Johnston-Forbes v. Matsunaga, an appeal heard before the Supreme Court of Washington, involved a plaintiff (“Plaintiff”) who was a professional golfer. Plaintiff played in a golf tournament and was headed back to her hotel room, along with her family. Plaintiff was sitting in the middle of the backseat with her two young children in car seats sitting on either side of her.
The car was stopped at a traffic light when it was rear-ended by a car driven by Defendant. That evening, Plaintiff said she was experiencing pain in her neck and back. Eventually, the pain in her back ceased, but the pain in her neck continued.
Plaintiff had an MRI performed four years after the accident that revealed that she had a herniated disc in her neck. She was never able to return to the LPGA pro golf tour.
At trial, Plaintiff sued Defendant, seeking both general and special damages. Special damages are those for which an exact amount can be established, like medical bills, physical therapy, and occupational therapy. Defendant did not deny liability for hitting Plaintiff but denied that Defendant’s negligent driving caused her injuries.
As our Winston-Salem attorneys who represent car accident victims understand, in some cases, a Defendant will admit that they engaged in negligent conduct that caused the accident. When a Defendant submits to the court on the issue of liability, there will be a trial just on the issue of damages. In other words, the defendant admits that the accident was his or her fault but disagrees about the amount of money, if any, that should be awarded to the plaintiff.
In Johnston-Forbes, Plaintiff moved to exclude Defendant’s use of pictures of her vehicle and an expert witness who was to testify about the photographs. The grounds for this motion were that the expert was not a licensed engineer, as required for expert witnesses under the relevant state statute, the fact that the expert only looked at photographs of Defendant’s vehicle (not Plaintiff’s vehicle), and the evidence would mislead and confuse the jury because it was not being offered in the proper context.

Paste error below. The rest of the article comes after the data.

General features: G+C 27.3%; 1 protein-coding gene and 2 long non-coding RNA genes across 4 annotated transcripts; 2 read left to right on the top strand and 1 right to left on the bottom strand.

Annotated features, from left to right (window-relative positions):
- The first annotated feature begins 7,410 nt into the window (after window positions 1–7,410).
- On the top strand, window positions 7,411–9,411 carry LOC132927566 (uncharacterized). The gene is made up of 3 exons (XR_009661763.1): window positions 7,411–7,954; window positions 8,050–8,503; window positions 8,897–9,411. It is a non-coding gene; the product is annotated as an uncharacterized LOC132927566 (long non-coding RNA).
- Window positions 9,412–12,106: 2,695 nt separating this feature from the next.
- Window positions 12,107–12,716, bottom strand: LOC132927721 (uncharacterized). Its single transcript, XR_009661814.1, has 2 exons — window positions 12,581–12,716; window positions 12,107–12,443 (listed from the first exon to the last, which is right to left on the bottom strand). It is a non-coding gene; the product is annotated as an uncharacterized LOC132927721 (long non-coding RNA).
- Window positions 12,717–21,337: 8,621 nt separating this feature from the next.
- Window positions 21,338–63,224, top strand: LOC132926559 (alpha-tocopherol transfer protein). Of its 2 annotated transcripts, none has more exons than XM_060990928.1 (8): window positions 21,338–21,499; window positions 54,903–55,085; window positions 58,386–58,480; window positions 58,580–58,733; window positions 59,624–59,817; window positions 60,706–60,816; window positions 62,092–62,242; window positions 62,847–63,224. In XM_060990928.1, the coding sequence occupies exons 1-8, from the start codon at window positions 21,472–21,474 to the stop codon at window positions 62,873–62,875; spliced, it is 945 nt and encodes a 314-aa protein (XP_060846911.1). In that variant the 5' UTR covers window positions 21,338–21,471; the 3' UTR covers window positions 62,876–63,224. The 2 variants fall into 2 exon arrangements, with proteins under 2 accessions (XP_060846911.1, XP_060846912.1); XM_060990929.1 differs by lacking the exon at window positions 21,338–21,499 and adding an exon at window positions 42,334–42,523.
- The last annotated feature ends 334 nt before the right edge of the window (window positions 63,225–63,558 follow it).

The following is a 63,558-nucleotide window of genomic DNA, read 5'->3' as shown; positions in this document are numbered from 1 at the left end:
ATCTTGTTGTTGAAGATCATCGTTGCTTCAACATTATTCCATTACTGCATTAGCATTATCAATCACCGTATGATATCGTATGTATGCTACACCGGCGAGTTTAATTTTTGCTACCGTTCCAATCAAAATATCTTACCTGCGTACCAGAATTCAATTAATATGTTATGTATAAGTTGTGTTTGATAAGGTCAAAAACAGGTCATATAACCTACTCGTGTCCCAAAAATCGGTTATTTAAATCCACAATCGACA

The trial court, after hearing that the expert had examined hundreds of car accidents and had degrees in biomechanics, determined that he had the proper credentials to give his expert opinion. The main difference between expert witnesses and other witnesses is that most “fact” witnesses can only testify about what they saw or heard. They can only state the facts to the jury. They cannot tell the jury what there opinions of the facts are, because that would be speculation that is not allowed by fact witnesses. Once a witness has been declared an expert based upon his or her experience, training, and education, that witness can state an opinion that is not merely speculation.
On appeal, the court ultimately affirmed the trial court’s denial of the plaintiff’s motion to exclude the testimony of the expert. The court’s reasoning was that, while he lacked a license, he had the relevant background to testify as an expert for certain issues relevant to the case.
Contact the Winston-Salem car accident attorneys at the Lee Law Offices by calling 800-887-1965.
Johnston-Forbes v. Matsunaga, August 28, 2014, Washington Supreme Court
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Floyd-Tunnell v. Shelter Mut. Ins. Co. – Battling Partial Exclusions in Auto Insurance, Aug. 11, 2014, Winston-Salem Accident Lawyer